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Query regarding the tort of 'passing off'

 
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bbloke
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PostPosted: Mon Feb 13, 2012 12:45 pm    Post subject: Query regarding the tort of 'passing off' Reply with quote

I've been researching the passing off tort and I have a query regarding its limitations, specifically with regard to original designs created with relation to an organisation or individual.

I suppose this might be a bit of a 'how long is a piece of string' question, but here goes!

Say, for example, I have an original design in colours red white and black incorporating the word "united".

I'm specifically interested in passing off as opposed to trademark. As far as I can tell, the example above would not infringe on trademark. But would it be considered passing off?

1. Is the example design trading on the goodwill of Manchester United FC?

2. Is the example design, in essence, misrepresentation? Could it cause confusion?

3. Could the example design be successfully contested as passing off by Manchester United FC?

4. Would Manchester United FC's case be significantly strengthened if merchandise using the design was sold in proximity to Old Trafford, Manchester United's home ground?


I've struggled to find case history with regard to this type of passing off - with perhaps the exception of Arsenal FC versus Reed, though I feel this was a rather different case - so any interpretations/thoughts would be very much appreciated!
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AndyJ
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PostPosted: Mon Feb 13, 2012 6:47 pm    Post subject: Reply with quote

Hi bbloke,
As you have already done some research on this subject, it may well be that you are aware of most of what I have to say, so bear with me.

As you know passing-off is a tort which means there is no statute of Parliament which defines what passing-off means and if there are any defences. The common law is judge-made and resides in a series of decisions in specific cases. However there are several princples which can be set down, and from what you have written, I believe you may already be aware of them. There are three elements which need to be proved to a court:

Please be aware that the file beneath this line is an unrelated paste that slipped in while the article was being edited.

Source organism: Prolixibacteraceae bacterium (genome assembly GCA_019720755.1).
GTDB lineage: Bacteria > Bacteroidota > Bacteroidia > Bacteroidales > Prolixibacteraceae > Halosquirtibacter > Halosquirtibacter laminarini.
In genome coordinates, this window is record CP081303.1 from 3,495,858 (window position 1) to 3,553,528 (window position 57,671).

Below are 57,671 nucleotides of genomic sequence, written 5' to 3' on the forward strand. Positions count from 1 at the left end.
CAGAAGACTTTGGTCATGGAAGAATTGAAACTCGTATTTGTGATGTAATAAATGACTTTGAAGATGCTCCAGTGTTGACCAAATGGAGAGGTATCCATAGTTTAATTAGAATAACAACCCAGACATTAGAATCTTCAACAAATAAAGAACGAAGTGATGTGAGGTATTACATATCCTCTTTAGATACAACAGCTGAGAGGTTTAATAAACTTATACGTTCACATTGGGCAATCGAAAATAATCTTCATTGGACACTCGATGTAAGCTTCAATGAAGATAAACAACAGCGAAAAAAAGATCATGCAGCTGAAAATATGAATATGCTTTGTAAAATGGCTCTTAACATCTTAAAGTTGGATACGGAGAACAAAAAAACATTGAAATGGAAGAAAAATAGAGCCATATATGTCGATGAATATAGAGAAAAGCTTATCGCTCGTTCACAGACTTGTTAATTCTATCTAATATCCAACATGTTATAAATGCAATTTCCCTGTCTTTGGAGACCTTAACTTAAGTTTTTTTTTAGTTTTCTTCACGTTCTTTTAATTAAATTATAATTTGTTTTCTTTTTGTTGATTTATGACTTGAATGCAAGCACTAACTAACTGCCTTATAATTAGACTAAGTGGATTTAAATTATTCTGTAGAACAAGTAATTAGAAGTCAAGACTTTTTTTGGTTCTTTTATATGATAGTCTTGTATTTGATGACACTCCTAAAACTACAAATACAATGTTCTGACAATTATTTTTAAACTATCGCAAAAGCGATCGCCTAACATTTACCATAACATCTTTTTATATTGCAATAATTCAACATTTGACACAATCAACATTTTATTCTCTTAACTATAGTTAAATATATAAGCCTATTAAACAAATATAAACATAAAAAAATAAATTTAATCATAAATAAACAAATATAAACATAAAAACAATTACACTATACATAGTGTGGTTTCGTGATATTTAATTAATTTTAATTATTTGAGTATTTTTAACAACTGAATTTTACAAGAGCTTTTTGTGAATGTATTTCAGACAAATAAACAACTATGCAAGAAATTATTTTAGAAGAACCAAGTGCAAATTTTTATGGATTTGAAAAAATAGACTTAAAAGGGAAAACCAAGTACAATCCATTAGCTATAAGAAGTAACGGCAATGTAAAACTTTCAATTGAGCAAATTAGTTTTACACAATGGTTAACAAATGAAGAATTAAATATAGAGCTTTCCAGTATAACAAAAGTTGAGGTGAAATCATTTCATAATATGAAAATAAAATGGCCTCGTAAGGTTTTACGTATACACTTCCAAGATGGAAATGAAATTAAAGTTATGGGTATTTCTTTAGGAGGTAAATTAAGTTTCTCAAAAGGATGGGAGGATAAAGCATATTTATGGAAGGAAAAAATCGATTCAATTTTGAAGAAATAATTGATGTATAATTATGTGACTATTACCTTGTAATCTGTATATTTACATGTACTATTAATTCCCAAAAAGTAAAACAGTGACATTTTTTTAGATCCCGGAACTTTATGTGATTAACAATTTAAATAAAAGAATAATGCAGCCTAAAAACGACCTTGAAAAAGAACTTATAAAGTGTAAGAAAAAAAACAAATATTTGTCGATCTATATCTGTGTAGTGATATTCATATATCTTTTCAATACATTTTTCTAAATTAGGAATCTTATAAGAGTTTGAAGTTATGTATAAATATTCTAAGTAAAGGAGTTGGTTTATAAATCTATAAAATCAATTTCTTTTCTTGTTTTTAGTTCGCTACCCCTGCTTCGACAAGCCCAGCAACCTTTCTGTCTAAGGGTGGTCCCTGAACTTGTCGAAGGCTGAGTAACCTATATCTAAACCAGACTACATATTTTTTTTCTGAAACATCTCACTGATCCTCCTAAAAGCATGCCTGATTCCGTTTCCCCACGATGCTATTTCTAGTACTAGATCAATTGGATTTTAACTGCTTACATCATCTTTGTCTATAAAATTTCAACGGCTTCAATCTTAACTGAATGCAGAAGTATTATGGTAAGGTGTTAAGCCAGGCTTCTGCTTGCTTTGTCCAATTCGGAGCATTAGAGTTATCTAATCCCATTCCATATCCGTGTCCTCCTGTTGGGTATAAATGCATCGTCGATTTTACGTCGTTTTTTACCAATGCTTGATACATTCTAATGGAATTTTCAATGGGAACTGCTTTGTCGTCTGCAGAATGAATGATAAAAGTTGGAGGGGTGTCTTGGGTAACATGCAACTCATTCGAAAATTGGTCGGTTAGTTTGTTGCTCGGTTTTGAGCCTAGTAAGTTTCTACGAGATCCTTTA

1. Goodwill needs to exist in a business, product or the services of the claimant. Goodwill here means a public perception of the business or product which distinguishes it from another business or product in substantially the same line of business. Normally this would be seen in terms of customers prefering one product or service over that of a rival, but in certain circumstances, even notoriety can even count as goodwill. The distinguishing charateristics (eg the branding) associated with a business or product or service can take many forms: it could be in real words (eg a business name or catchphrase) or a made-up word (eg 'Kit-Kat'), a device such as a logo, crest or symbol, or in the get-up of the product or its packaging. This could include the shape (eg CocaCola bottle) the colour (SilkCut cigarettes and purple) and so on. In most cases these features can and usually are, further protected by being registered as Trade Marks. Goodwill is also established by the length of time the public has been aware of the product or service, and it can continue to exist even after a company has ceased trading. Goodwill is related to the area where it is claimed to exist. In other words a company that had considerable goodwill in say the USA but was virtually unknown in the UK would not be able to claim pre-existing goodwill in a case brought in the UK. Sometimes this public awareness can be very local, such that a small local business which has been trading for many years under a particular name may have a greater claim locally to goodwill than a recently arrives big brand name. So for instance if someone had started a business called Google Cafe in 1980 and built up a good local reputation, the internet search engine business would not be able to claim the cafe was passing-off.